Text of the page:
Let’s start with light, since every body ”knows” what light is. After all, we can see it – or think we can. Actually, we don’t see light. We only see the surfaces that reflect or emit light. Whatever, light is a stream of photons, yet only those within a narrow part of a near infinite range of electromagnetic radiation. Physicists count them and measure their energy, without ever knowing exactly where the photons are and can’t even agree on what they are!
Some introduction, eh? Don’t let that discourage you. Here is how I’ll deal with photons as they relate to vision.
As many readers already know, photons have a dual personality – or maybe it’s just the physicists. On one hand, photons are massless particles that speed along in straight lines called rays. From this perspective, basic geometry is enough to see how rays can form images. On the other, photons are waves of energy describable by Maxwell’s equations using calculus. Don’t worry, the calculus quickly gets beyond the abilities or interests of general readers. Still their waviness can’t be ignored. The wave perspective is necessary to grasp how light interacts with matter – interactions that make images possible and that enable those images to be sensed.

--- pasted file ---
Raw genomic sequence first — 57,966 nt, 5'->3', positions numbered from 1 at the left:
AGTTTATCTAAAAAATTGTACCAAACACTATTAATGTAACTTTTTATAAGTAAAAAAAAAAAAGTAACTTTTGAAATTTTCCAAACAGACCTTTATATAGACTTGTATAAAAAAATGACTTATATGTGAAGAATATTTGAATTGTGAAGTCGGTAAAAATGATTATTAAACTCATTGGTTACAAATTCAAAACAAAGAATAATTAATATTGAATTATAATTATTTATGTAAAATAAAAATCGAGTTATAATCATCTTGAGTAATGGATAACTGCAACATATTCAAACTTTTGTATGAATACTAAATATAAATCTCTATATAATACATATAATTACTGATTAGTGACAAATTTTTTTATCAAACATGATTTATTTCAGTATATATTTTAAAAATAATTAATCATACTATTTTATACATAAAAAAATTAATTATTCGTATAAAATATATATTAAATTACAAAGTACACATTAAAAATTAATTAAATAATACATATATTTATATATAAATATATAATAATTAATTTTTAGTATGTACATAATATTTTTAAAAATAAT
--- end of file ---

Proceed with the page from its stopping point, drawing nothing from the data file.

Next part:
This “glance” compromises between the particle and wave perspectives. Photons are treated as quantal packets of energy that vibrate transversely to their direction of travel. Taking the average of their vibrations as location enables treating them as rays, while their vibration alters the probability of where they go when interacting with matter.
Avoiding calculus and using the outdated (?) Rutherford-Bohr model of the atom may cause apoplexy amongst some physicists. Yet as Paul Dirac pointed out “All the same the mathematics is only a tool and one should learn to hold physical ideas in ones mind without reference to the mathematical form.” 1
Until someone comes up with a better pictorial analogy, photons as vibrating packets of radiating energy will have to do.